One method of achieving increased efficiency is to use envelope elimination and restoration (EER)-type amplifiers. EER is a technique through which highly efficient but nonlinear radio frequency (RF) power amplifiers can be combined with other, highly efficient amplifiers to produce a high efficiency linear amplifier system. The signal to be amplified is split into two paths: an amplitude path, and a phase path. The detected envelope is amplified efficiently in the amplitude path by a class S or other highly efficient power amplifier which operates on the bandwidth of the RF envelope rather than the RF bandwidth. The phase modulated carrier in the phase path is then amplitude modulated by the amplified envelope signal, creating an amplified replica of the input signal.

In EER-type amplifiers the dynamic range is limited in part by the dynamic range of the class S modulator used to amplify the envelope. The class S modulator is a pulsewidth modulated system, so the maximum signal level that can be output is limited by the maximum duty cycle of the pulsewidth modulator. In addition, the dynamic range is limited by the minimum duty cycle. It would be desirable to have a method and apparatus which increases the dynamic range beyond that possible with a class S modulator.

In addition, the efficiency of class S modulators decreases for small signal levels. In class S modulators, a drive power is necessary to operate power devices that create an amplified pulsewidth modulated signal, and when the duty cycle is small, the drive power is a large percentage of the total power consumed. It would be desirable to have a method and apparatus for increasing the efficiency of a pulsewidth modulated system for small signal levels.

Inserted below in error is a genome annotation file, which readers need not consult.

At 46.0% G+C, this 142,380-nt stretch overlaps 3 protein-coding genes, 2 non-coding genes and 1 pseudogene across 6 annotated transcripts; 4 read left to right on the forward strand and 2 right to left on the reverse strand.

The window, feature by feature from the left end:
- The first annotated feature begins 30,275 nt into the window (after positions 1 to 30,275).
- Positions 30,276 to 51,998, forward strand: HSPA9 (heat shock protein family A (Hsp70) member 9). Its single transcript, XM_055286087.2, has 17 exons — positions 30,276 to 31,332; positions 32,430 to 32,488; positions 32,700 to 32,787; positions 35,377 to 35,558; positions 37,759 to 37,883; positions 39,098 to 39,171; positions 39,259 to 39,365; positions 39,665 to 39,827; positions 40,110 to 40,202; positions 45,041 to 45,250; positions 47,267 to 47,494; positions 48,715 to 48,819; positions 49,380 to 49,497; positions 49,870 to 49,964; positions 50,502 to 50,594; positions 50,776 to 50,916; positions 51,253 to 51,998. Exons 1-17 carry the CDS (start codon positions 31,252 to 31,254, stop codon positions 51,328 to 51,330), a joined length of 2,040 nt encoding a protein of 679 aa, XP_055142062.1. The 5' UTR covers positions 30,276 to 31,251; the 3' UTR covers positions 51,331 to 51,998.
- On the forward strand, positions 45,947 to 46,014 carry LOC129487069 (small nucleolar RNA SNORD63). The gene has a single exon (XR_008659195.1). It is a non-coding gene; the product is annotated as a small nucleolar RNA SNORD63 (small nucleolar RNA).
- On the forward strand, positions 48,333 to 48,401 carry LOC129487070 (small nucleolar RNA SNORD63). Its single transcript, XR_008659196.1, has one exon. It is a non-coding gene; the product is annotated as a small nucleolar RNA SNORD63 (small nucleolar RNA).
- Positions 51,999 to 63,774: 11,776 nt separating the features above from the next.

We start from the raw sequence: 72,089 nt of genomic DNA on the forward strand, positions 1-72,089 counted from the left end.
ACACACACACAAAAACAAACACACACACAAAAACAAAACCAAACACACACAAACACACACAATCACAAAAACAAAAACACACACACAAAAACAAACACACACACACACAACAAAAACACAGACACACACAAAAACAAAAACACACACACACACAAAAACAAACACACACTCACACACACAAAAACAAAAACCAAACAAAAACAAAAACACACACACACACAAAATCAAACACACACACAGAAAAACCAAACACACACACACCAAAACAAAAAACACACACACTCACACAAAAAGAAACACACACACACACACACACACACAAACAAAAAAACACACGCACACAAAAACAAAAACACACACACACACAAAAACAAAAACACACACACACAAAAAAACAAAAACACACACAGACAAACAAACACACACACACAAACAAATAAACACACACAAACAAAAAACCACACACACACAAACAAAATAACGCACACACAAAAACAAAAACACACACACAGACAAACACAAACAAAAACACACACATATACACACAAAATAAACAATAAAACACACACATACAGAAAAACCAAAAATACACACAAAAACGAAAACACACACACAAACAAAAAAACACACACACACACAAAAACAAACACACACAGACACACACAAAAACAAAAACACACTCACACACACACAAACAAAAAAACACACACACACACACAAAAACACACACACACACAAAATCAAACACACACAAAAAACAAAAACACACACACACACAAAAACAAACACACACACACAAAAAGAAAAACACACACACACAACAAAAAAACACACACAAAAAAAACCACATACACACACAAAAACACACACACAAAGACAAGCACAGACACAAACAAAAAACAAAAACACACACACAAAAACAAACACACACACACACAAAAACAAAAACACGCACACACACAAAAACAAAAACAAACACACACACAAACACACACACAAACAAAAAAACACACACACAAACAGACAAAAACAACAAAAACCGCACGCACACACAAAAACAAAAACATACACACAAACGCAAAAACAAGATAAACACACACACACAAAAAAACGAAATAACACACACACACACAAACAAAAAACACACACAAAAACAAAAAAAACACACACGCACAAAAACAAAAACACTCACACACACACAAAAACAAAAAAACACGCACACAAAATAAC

Accordingly, a need exists for a power amplifier that efficiently amplifies a RF signal exhibiting a high dynamic range.

BRIEF DESCRIPTION OF THE DRAWINGS

FIG. 1 shows a diagram of an amplifier in accordance with a preferred embodiment of the present invention;

FIG. 2 shows a diagram of a multi-range modulator in accordance with a preferred embodiment of the present invention;

FIG. 3 shows a diagram of a multi-range modulator in accordance with an alternate embodiment of the present invention;

FIG. 4 shows a switching waveform in accordance with a preferred embodiment of the present invention;

FIG. 5 shows an amplifier in accordance with an alternate embodiment of the present invention;

FIG. 6 shows a diagram of a communications device in accordance with a preferred embodiment of the present invention;

FIG. 7 shows a flow chart for a method of amplifying a signal in accordance with a preferred embodiment of the present invention; and

FIG. 8 shows a flow chart for a method of amplifying a signal in accordance with a preferred embodiment of the present invention.

DETAILED DESCRIPTION OF THE DRAWINGS

FIG. 1 shows a diagram of an amplifier in accordance with a preferred embodiment of the present invention. EER-type amplifier 10 includes power divider 210, envelope detector 220, multi-range modulator 270, time delay element 230, limiter 240, and power amplifier 260. EER-type amplifier 10 receives an RF input into power divider 210. Power divider 210 splits the RF input signal into an amplitude path which feeds envelope detector 220, and a phase path which feeds time delay element 230.